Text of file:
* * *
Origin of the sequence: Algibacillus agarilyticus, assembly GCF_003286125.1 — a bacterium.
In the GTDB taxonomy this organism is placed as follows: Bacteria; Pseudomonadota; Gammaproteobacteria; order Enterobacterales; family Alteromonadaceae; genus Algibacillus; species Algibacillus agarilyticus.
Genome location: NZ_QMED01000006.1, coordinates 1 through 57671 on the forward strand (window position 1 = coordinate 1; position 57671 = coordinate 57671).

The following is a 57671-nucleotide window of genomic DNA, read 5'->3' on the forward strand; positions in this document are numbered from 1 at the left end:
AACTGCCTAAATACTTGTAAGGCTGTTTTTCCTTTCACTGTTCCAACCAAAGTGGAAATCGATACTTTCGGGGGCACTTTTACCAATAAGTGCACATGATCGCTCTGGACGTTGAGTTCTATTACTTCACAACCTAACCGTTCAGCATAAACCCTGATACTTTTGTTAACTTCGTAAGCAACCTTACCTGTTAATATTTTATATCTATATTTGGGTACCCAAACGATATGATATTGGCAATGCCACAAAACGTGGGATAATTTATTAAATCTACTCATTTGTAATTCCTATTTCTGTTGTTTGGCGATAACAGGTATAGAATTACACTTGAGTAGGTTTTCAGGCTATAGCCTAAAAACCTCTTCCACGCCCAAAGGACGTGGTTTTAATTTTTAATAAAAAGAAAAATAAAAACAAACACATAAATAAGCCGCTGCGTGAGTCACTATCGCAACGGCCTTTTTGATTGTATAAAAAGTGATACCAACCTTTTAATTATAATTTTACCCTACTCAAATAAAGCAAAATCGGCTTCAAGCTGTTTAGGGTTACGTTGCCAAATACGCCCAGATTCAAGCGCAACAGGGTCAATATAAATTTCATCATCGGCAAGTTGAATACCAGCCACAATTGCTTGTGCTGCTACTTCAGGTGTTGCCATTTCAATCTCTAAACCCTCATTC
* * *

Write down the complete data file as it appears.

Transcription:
Origin of the sequence: Algibacillus agarilyticus, assembly GCF_003286125.1 — a bacterium.
In the GTDB taxonomy this organism is placed as follows: Bacteria; Pseudomonadota; Gammaproteobacteria; order Enterobacterales; family Alteromonadaceae; genus Algibacillus; species Algibacillus agarilyticus.
Genome location: NZ_QMED01000006.1, coordinates 1 through 57671 on the forward strand (window position 1 = coordinate 1; position 57671 = coordinate 57671).

The following is a 57671-nucleotide window of genomic DNA, read 5'->3' on the forward strand; positions in this document are numbered from 1 at the left end:
AACTGCCTAAATACTTGTAAGGCTGTTTTTCCTTTCACTGTTCCAACCAAAGTGGAAATCGATACTTTCGGGGGCACTTTTACCAATAAGTGCACATGATCGCTCTGGACGTTGAGTTCTATTACTTCACAACCTAACCGTTCAGCATAAACCCTGATACTTTTGTTAACTTCGTAAGCAACCTTACCTGTTAATATTTTATATCTATATTTGGGTACCCAAACGATATGATATTGGCAATGCCACAAAACGTGGGATAATTTATTAAATCTACTCATTTGTAATTCCTATTTCTGTTGTTTGGCGATAACAGGTATAGAATTACACTTGAGTAGGTTTTCAGGCTATAGCCTAAAAACCTCTTCCACGCCCAAAGGACGTGGTTTTAATTTTTAATAAAAAGAAAAATAAAAACAAACACATAAATAAGCCGCTGCGTGAGTCACTATCGCAACGGCCTTTTTGATTGTATAAAAAGTGATACCAACCTTTTAATTATAATTTTACCCTACTCAAATAAAGCAAAATCGGCTTCAAGCTGTTTAGGGTTACGTTGCCAAATACGCCCAGATTCAAGCGCAACAGGGTCAATATAAATTTCATCATCGGCAAGTTGAATACCAGCCACAATTGCTTGTGCTGCTACTTCAGGTGTTGCCATTTCAATCTCTAAACCCTCATTC